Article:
Brian A. Young likes to spend time with potential hires, even if they won't report to him. "It's the most important thing you have -- the people -- so we take a lot of time in hiring," explains the vice president and CIO at Creighton University in Omaha.
Young, like many hiring managers, puts great effort into the interview process. He says it's a chance to move beyond the resume and learn more about the skills and personality traits that candidates can't encapsulate on their CVs -- an especially important task as the IT labor market continues to tighten.
"It's not frenzied, but it is tougher hiring people. A lot of the activity is to find good talent, [not] just bodies," says Shadman Zafar, CIO for the telecommunications line of business at Verizon Communications.
With that in mind, we asked some IT executives to share their favorite interview questions. Here are their responses.
Describe your toughest assignment so far.
"You get an immediate feel for their weaknesses as they're telling a story," Zafar says. "You can also tell how they counter their weaknesses."
Share with me a conversation you had with your boss or others in your life where some feedback you heard was tough to take.
"I think that shows a lot about someone's willingness to listen well and act on that feedback," Young says.
In response to this question, a woman once told him that her boss said she needed to learn when to abandon e-mail and communicate in person. She said she then went around to friends to get their feedback so she could find ways to improve. She also said she was hoping to take a public speaking course to help her communicate better. Good answer.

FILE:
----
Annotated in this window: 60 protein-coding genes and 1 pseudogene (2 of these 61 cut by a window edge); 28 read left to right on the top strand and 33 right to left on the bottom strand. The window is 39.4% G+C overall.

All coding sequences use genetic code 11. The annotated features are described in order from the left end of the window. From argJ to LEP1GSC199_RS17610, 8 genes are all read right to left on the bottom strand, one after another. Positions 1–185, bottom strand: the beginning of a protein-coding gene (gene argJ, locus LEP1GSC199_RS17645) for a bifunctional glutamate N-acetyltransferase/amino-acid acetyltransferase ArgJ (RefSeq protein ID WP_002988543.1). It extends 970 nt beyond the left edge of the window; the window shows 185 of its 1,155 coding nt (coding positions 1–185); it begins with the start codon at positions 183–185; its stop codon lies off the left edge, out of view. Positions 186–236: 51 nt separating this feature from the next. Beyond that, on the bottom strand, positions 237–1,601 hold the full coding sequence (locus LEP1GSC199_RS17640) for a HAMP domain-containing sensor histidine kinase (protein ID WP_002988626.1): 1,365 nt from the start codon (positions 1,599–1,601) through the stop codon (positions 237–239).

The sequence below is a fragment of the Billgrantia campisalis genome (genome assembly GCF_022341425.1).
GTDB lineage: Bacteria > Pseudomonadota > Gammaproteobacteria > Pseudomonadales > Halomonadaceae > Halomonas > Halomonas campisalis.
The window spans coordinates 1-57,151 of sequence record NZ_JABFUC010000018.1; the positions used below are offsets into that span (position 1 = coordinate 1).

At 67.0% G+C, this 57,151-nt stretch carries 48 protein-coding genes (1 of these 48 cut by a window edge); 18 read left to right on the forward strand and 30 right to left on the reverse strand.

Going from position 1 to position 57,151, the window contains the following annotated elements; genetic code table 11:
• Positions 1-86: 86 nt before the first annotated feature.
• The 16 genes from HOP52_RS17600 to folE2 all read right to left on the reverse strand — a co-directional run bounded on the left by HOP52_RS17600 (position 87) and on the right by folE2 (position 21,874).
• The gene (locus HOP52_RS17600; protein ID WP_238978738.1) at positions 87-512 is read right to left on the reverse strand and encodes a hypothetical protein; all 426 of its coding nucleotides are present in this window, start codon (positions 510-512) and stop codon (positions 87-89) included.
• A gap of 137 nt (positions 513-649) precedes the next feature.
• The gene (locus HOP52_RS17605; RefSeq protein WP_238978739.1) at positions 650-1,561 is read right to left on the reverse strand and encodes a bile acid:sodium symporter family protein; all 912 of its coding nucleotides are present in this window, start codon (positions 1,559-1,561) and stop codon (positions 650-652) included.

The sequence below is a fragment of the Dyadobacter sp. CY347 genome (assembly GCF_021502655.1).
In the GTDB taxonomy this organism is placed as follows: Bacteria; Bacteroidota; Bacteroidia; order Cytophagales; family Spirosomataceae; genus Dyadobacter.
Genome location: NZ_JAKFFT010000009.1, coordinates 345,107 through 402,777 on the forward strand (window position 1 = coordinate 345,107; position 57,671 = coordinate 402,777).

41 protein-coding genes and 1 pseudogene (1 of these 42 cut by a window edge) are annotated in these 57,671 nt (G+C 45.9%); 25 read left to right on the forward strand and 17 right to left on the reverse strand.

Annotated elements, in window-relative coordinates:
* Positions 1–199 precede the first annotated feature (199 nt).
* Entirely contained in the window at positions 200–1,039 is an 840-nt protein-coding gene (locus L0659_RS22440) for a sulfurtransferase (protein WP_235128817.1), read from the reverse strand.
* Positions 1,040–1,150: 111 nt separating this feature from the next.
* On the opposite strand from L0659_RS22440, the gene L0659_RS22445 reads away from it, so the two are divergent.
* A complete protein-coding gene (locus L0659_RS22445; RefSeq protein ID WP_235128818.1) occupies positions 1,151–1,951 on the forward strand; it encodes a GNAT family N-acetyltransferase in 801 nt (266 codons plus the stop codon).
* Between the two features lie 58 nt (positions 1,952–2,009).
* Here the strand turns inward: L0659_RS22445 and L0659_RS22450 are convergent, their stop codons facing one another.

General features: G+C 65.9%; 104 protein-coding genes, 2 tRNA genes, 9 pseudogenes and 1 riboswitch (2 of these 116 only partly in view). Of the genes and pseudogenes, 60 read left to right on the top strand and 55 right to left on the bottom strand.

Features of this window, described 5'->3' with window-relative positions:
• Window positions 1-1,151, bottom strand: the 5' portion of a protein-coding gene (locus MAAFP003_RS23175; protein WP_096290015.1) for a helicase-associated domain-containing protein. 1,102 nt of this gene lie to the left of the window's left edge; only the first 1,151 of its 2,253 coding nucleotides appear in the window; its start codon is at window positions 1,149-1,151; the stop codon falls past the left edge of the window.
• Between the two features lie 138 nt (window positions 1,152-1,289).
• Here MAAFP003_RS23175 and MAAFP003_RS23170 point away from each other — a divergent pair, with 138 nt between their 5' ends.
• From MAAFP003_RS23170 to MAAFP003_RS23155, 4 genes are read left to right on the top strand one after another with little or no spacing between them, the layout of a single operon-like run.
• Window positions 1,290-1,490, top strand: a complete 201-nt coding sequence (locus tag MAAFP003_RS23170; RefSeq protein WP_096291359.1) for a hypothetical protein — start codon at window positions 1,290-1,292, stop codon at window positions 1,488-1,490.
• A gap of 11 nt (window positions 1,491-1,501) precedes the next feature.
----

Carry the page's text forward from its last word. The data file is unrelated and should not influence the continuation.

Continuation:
What will you do if you don't get this job?
Responses to this question show how seriously candidates take their career paths, says Katherine Spencer Lee, executive director at Robert Half Technology, an IT staffing company. Individuals who are also applying for other jobs or planning to further their qualifications in a specific field demonstrate a commitment to their aspirations. That's a plus. But those who can't articulate a plan might just be trying something new on a whim. Moreover, Lee says a candidate's response tells her how fast she has to move: If someone says he has other interviews, Lee knows she has to act fast.
One of the more interesting responses she has had to this question is, "You can't afford not to hire me because I'll go work for your competitor."
Lee says she has hired candidates who have given that response, but it has to be delivered right. It needs to sound confident, not arrogant.
Why should I hire you?
"It's the opportunity to see if the individual wants the job," says Sherry Aaholm, executive vice president of IT at Memphis-based FedEx. "I want to see if they're passionate and if they've done their research into that position."
One interviewee gave a classic wrong answer: "Because you already know me." A previous relationship won't get a candidate the job, Aaholm says, nor will such an uninspired answer.
Have you ever had to terminate someone?